Tata Power Completes Acquisition of 51% Stake in Odisha DISCOMs

Tata Power has announced its takeover of Western Electricity Supply Company of Odisha (WESCO) and Southern Electricity Supply Company Of Orissa (SOUTHCO).

From now on, WESCO and SOUTHCO will operate under Tata Power Western Odisha Distribution Limited (TPWODL) and Tata Power Southern Odisha Distribution Limited (TPSODL), respectively.

In December 2019, Tata Power was awarded the Letter of Intent by the Odisha Electricity Regulatory Commission (OERC) to distribute and supply electricity in Odisha’s five circles that constitute the Central Electricity Supply of Odisha.

According to the OERC order, Tata Power holds 51% of the equity with management control. The State-owned Grid Corporation of Odisha (GRIDCO) will have the remaining 49% equity stake in the two distribution companies.


TPWODL will be responsible for the distribution and retail supply of electricity in five circles of WESCO, covering 2 million consumers with annual input energy of 7,520 MUs, in Rourkela, Burla, Bhawanipatna, Bolangir, and Bargargh.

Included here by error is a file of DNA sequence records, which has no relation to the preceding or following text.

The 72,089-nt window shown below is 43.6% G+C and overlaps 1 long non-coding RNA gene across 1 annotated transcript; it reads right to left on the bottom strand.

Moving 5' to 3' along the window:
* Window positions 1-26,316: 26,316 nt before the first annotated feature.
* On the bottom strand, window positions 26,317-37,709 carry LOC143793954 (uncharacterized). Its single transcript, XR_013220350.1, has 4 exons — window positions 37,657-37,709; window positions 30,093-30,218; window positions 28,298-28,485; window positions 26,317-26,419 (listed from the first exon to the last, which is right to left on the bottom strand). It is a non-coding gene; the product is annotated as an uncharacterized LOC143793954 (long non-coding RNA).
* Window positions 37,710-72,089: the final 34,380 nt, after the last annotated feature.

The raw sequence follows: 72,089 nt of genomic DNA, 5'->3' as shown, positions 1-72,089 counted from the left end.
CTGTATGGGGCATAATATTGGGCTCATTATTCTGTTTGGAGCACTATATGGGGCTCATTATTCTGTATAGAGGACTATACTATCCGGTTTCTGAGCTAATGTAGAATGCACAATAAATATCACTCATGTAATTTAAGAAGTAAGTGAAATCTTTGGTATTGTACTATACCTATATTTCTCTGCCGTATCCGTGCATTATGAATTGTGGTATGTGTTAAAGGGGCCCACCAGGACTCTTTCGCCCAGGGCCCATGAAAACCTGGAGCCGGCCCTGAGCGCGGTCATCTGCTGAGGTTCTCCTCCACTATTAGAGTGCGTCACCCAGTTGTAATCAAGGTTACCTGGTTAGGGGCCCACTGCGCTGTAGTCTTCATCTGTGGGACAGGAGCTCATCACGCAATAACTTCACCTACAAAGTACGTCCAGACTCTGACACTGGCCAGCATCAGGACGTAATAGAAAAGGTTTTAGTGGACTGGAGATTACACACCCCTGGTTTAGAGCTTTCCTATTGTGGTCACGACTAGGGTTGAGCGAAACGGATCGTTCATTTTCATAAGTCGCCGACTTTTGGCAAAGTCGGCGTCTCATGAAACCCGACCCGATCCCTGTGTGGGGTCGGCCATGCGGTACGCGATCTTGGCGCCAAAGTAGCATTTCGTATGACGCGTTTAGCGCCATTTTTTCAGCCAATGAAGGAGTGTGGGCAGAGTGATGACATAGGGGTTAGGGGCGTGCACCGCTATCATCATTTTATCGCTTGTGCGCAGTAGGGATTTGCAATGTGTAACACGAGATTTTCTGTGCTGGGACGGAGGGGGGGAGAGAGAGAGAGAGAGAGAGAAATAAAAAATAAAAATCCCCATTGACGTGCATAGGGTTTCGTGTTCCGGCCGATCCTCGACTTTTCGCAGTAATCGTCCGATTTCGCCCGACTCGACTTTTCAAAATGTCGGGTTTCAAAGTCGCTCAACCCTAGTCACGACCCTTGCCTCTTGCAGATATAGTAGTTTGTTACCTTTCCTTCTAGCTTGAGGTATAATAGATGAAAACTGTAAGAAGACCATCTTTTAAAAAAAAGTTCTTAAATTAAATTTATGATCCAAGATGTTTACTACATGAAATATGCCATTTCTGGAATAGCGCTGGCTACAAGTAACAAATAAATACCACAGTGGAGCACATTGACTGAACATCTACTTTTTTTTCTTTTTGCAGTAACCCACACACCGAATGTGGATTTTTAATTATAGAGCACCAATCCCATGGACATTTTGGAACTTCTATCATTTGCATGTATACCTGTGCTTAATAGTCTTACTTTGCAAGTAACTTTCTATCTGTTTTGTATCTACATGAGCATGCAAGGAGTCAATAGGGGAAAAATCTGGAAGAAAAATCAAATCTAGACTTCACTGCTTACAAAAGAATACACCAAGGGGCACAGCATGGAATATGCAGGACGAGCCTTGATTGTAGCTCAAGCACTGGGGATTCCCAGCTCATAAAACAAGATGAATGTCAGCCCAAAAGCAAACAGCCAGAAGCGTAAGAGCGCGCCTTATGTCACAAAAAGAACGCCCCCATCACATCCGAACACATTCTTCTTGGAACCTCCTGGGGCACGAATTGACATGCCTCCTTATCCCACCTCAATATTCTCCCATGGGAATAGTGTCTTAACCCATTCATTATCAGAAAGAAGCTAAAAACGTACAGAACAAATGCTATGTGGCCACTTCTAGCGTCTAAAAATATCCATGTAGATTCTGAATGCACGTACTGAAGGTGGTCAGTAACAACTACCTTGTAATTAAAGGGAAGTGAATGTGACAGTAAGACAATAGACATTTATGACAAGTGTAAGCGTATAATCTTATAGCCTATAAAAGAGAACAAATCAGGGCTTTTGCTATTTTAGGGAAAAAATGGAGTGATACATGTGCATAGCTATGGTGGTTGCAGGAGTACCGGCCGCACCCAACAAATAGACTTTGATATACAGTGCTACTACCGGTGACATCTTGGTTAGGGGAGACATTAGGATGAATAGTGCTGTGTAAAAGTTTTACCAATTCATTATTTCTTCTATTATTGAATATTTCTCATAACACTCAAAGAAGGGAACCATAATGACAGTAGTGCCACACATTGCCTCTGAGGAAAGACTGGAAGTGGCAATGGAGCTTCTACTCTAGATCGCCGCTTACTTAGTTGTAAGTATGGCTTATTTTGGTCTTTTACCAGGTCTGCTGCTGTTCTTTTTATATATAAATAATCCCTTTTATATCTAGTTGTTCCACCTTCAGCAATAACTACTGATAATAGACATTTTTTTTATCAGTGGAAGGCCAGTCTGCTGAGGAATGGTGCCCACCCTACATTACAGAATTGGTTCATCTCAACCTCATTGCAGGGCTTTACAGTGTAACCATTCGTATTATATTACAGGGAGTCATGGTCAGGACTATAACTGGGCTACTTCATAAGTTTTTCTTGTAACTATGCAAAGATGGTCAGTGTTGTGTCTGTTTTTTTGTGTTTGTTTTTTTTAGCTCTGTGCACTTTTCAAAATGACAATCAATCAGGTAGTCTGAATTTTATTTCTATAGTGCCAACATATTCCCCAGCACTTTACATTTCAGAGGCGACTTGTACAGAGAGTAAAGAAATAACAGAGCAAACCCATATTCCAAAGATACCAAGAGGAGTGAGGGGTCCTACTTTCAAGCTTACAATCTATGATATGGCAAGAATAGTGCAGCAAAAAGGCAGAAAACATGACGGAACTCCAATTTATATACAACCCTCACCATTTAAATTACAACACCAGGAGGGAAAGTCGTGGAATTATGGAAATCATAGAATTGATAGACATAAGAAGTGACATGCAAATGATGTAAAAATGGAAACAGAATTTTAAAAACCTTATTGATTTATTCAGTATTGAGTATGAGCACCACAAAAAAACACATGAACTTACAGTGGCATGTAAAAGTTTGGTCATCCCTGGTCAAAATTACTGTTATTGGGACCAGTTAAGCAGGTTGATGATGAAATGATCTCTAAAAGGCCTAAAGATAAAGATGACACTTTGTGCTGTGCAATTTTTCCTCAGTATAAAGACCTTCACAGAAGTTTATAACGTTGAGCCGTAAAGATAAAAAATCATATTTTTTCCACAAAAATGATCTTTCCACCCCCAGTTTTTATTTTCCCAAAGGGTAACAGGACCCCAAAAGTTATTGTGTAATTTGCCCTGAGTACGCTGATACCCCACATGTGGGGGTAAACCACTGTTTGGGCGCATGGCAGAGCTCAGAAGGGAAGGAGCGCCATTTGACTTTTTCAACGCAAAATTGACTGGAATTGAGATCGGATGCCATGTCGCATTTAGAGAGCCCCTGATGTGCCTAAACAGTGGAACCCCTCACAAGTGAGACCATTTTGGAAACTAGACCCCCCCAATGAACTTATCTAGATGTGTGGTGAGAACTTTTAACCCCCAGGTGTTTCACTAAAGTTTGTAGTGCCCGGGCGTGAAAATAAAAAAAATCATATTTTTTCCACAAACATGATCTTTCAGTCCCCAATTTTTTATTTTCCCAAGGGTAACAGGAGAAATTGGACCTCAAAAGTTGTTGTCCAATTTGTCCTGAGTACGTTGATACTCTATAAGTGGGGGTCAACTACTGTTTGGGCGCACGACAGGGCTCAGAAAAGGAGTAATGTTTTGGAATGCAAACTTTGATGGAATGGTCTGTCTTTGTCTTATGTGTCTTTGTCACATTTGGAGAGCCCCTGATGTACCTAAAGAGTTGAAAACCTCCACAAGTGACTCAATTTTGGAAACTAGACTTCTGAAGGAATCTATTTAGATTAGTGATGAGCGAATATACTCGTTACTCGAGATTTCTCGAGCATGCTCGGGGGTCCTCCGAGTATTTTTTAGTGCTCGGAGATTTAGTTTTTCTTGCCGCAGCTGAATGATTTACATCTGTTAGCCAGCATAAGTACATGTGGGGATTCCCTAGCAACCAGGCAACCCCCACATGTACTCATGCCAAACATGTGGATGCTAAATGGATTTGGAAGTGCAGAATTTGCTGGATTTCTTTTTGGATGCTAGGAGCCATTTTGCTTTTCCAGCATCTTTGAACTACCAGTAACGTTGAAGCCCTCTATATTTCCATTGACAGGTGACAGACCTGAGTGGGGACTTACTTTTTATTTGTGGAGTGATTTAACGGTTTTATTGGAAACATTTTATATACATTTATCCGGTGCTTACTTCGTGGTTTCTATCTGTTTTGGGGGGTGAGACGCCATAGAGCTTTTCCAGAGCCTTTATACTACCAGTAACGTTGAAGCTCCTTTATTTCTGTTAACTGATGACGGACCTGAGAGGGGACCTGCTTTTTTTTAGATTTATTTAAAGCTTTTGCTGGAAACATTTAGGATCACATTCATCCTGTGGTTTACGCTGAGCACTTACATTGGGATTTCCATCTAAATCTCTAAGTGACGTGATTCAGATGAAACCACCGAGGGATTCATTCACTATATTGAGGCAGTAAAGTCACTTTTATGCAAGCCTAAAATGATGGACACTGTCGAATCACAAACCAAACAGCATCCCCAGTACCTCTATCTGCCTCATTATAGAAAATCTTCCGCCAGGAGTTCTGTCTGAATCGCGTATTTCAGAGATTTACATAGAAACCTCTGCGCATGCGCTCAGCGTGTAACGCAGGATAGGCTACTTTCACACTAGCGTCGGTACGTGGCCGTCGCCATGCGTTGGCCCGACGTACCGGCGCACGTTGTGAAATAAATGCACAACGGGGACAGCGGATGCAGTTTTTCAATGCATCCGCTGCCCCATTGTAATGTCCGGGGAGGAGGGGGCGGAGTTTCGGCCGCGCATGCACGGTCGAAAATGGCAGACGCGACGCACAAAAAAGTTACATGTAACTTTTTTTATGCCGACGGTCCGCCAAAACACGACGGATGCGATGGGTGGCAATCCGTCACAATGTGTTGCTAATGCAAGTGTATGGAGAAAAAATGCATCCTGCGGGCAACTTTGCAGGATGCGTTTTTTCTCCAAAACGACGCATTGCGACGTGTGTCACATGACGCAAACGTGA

TPSODL will be responsible for the distribution covering 2.3 million consumers with an average energy input of 3,470 MUs and a retail supply of electricity in six circles of SOUTHCO in Ganjam City, Berhampur, Aksa, Bhanjannagar, Jeypore, and Rayagada.

The company will manage a network of more than 100,000 circuit kilometers each for a license period of 25 years. With the inclusion of two additional distribution utilities, Tata Power expands its consumer base to 9.5 million from 5.2 million across Mumbai, New Delhi, Central part of Odisha, and Ajmer.

Praveer Sinha, CEO, and MD, of Tata Power, said, “It is a proud moment for us as we have ushered in the new year by commencing operations in WESCO and SOUTHCO in the state of Odisha. We are committed to providing reliable, affordable, and quality power supply, along with superior customer service.”

In May 2020, the central government came up with a proposal to privatize DISCOMs in the union territories. DISCOMs in the union territories come under the administration of the central government while the respective state governments govern those in the states.

Previously, Mercom had discussed various business models through which DISCOMs can be privatized. These can vary from licensing, distribution franchisee, and profit-sharing models. DISCOMS are at the base of most problems in the Indian energy sector. Their financial incompetence has failed to attract investments and resulted in huge stress for the power generators. Despite the $900 billion relief package provided to the DISCOMs, their dues to the power generators have only been rising. The privatization of DISCOMS is the next big hope for a turnaround in the energy sector.